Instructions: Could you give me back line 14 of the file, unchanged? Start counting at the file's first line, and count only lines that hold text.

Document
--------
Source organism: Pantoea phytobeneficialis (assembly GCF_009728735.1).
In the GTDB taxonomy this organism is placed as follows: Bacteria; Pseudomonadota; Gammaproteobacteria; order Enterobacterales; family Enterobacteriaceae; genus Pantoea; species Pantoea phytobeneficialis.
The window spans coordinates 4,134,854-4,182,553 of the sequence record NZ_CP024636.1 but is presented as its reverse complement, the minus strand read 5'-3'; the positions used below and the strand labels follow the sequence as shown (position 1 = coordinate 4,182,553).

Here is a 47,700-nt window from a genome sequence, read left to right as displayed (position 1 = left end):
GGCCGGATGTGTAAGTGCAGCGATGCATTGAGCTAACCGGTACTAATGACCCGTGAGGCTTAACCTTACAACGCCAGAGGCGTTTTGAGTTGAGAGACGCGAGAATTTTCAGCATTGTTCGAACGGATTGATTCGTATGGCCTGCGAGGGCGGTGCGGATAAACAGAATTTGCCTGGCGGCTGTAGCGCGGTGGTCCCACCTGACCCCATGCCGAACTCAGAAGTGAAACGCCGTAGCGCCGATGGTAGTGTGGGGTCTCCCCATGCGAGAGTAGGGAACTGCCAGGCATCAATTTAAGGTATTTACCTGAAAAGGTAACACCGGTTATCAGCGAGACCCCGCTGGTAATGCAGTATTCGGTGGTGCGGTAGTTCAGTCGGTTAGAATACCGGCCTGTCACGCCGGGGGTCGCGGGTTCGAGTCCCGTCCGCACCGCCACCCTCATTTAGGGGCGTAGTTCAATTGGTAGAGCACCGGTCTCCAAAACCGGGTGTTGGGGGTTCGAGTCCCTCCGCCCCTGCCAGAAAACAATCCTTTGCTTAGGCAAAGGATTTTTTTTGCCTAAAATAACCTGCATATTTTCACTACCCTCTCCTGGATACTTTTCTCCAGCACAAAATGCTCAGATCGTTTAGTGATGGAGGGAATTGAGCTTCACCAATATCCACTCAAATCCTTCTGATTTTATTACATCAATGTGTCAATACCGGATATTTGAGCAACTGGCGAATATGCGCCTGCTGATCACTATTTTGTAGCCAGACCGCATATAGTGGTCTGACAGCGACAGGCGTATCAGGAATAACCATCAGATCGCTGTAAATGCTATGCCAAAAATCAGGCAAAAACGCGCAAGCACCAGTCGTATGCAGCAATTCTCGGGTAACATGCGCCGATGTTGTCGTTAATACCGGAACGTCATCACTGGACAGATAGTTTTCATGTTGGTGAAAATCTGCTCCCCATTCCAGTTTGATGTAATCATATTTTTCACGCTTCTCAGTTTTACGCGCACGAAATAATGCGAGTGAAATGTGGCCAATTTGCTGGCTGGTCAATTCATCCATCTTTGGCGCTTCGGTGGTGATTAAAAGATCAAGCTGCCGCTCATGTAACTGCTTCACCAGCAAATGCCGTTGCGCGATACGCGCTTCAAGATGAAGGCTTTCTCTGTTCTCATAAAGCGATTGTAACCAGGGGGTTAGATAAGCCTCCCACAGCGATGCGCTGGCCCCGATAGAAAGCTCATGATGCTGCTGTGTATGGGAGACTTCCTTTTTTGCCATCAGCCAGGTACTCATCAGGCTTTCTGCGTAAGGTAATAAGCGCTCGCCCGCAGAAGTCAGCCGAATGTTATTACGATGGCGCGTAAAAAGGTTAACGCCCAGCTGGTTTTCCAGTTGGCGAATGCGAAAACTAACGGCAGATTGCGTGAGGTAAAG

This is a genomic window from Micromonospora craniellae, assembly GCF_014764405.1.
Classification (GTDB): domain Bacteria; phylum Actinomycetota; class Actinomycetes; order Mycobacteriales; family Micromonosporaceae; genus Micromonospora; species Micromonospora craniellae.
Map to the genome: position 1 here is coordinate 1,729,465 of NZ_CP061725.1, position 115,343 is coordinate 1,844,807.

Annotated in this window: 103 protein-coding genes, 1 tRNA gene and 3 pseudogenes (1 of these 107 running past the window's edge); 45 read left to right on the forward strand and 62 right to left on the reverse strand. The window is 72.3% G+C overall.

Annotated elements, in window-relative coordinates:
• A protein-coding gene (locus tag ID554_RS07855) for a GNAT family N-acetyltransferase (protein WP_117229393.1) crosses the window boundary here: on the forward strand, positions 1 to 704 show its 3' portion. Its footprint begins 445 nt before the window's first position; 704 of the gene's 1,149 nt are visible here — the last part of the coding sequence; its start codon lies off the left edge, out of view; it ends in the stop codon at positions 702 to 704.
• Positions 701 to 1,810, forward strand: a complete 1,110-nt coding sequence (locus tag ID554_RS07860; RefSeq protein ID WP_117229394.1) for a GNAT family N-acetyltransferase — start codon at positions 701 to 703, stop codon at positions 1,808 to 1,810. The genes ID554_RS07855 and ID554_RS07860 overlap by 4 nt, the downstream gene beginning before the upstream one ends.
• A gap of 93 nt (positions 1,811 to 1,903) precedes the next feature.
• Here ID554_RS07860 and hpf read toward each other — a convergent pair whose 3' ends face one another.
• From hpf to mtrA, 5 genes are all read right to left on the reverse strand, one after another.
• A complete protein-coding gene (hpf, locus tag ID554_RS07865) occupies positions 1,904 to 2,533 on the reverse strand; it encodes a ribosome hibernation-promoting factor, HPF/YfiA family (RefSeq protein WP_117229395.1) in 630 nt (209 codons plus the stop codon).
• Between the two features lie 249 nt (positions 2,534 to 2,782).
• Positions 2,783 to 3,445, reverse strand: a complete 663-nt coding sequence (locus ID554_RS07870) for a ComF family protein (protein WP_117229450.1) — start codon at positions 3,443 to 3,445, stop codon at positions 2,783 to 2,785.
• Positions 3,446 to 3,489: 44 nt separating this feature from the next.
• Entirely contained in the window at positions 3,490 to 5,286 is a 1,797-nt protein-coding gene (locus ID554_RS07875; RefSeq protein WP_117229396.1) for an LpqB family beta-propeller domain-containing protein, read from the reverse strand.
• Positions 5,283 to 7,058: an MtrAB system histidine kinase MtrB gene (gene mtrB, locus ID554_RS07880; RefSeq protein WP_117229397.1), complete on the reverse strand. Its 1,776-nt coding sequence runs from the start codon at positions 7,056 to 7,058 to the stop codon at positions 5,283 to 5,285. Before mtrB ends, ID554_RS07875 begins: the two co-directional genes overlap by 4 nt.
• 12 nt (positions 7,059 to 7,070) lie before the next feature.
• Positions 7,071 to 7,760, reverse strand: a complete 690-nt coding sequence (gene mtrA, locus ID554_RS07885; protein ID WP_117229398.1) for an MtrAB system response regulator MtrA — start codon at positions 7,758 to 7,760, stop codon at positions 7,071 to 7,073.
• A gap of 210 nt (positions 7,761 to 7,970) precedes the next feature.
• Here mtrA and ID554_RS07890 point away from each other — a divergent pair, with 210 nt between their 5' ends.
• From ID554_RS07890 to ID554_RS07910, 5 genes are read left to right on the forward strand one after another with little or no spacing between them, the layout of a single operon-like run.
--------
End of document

• Here ID554_RS07860 and hpf read toward each other — a convergent pair whose 3' ends face one another.